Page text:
* At translate.google.com, you can choose languages you want to translate from and to. Then you paste in some copied text (or the address of a Web site). In a flash, the text is translated — roughly, to be sure, but at no charge.
* Who needs a dictionary? In the Google search box, type “define schadenfreude” (or whatever the word is). Press Enter.
* The Esc key (top left of the keyboard) means, “close this” or “cancel this.” It can close a menu or a dialog box, for example.
* You can duplicate a file icon (instead of moving it) if you press the Alt key as you drag it out of its window.
* You can switch among open programs by pressing Alt+Tab (or Command-Tab on the Mac). On the Mac, the much less known Command-tilde (the ~ key, upper left corner) switches among windows in a single program.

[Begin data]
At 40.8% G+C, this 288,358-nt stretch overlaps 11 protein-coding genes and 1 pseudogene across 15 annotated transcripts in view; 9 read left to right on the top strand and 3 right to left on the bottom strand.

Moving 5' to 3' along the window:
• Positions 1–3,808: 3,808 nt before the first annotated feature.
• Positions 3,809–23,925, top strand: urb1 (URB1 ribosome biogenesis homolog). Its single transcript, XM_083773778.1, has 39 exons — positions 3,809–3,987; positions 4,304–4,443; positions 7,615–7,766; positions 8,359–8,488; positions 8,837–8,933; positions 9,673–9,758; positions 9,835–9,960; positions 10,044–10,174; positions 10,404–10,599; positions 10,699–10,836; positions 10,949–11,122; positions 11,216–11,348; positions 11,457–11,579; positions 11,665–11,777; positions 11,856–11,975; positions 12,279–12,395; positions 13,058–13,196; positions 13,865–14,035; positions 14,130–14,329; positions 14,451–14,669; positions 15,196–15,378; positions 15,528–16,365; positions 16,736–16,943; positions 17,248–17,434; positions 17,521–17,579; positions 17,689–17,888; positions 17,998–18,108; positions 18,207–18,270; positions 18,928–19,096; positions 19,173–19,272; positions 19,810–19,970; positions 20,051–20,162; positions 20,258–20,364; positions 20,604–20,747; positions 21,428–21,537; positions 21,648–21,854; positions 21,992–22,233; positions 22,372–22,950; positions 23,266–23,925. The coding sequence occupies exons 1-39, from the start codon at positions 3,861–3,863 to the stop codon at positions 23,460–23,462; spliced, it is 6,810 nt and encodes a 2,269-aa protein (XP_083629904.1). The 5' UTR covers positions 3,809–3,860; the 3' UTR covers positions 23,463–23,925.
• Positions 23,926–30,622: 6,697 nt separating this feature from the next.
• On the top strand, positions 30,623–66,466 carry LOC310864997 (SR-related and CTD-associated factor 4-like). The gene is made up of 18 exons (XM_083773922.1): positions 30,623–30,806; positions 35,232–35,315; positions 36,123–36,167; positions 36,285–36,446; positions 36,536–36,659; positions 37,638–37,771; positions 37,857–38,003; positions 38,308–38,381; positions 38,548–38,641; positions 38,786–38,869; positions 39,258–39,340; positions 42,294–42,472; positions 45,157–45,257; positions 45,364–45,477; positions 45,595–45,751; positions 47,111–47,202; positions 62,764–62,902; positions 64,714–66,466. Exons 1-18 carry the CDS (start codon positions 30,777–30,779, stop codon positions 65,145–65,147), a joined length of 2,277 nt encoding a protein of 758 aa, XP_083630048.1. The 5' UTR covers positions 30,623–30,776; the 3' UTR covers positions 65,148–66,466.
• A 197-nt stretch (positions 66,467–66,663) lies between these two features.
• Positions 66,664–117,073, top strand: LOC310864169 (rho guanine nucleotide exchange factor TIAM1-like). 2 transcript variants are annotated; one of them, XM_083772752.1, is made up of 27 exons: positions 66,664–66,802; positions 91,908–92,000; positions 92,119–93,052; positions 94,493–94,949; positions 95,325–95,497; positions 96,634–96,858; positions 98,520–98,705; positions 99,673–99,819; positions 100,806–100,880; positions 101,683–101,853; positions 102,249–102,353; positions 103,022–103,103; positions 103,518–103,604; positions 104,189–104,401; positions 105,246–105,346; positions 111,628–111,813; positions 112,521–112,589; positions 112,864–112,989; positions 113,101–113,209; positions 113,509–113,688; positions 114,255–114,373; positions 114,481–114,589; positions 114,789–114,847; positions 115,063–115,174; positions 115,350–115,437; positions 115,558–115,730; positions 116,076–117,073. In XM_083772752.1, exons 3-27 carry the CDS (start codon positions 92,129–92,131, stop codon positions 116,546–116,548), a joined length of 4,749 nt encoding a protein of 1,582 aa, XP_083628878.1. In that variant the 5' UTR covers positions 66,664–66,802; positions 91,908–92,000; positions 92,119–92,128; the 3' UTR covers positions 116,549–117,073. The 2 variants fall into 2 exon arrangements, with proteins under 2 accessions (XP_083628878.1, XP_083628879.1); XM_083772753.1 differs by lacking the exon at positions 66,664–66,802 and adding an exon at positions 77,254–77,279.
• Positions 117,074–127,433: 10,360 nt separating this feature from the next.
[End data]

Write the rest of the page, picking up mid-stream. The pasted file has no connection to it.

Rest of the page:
* Anything you can print, you can turn into a PDF document — an amazingly convenient feature. Choose the Print command — but instead of choosing Print, click the PDF pop-up menu and choose Save as PDF.
* It’s often very useful to have a document, Web page or e-mail message read aloud to you — to “proof-listen” to it, for example, or just to listen to an article while you’re getting dressed in the morning. In the Speech pane of System Preferences, turn on “Speak selected text.” Click Set Key to choose a key combination. Pressing it makes the Mac read anything on the screen, at the rate, and in the character voice, that you’ve specified.
Three years ago, I posted a similar batch of tricks and tips on my blog, here. Then, as now, I invite you to expand the collection by posting your best “what every beginner — and expert — ought to know” tips in the Comments below!